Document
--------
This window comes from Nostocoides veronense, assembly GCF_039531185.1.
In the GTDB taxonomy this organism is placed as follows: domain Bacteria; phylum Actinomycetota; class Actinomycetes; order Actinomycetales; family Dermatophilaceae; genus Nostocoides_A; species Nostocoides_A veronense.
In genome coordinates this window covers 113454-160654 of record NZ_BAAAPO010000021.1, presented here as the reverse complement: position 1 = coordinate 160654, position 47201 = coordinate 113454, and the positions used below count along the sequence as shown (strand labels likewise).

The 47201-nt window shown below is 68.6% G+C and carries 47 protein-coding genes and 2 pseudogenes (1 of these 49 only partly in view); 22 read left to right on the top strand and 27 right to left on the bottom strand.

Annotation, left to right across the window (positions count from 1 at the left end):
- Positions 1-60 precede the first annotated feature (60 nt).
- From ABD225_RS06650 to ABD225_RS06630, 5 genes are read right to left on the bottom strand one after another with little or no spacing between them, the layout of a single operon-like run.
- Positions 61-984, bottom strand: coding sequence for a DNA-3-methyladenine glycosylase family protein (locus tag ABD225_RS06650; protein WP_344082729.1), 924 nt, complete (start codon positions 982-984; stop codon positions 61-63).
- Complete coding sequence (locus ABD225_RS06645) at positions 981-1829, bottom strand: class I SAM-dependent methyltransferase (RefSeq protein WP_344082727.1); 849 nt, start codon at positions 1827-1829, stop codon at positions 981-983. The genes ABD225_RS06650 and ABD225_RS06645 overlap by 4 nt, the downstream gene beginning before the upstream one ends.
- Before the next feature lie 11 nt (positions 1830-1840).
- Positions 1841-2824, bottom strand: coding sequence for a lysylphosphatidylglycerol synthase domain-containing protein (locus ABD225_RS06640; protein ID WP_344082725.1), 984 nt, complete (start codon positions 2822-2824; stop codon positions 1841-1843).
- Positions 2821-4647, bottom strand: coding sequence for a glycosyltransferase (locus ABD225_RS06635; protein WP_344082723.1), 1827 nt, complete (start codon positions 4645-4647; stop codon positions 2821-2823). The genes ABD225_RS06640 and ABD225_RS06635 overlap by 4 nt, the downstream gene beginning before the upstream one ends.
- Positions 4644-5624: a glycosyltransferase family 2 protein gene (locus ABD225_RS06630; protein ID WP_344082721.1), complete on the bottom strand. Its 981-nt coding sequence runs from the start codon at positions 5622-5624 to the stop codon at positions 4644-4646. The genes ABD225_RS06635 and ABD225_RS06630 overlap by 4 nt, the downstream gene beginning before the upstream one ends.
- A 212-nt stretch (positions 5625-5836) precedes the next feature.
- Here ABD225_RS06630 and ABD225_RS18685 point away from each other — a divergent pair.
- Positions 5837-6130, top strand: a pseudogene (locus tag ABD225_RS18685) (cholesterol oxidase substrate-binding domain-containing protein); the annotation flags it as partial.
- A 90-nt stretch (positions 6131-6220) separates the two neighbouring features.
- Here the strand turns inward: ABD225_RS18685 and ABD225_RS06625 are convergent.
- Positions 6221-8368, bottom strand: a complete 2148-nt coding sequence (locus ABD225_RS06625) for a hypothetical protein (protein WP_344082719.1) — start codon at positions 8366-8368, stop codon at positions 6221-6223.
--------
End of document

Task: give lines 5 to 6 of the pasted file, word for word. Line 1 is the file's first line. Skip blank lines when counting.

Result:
Annotation, left to right across the window (positions count from 1 at the left end):
- Positions 1-60 precede the first annotated feature (60 nt).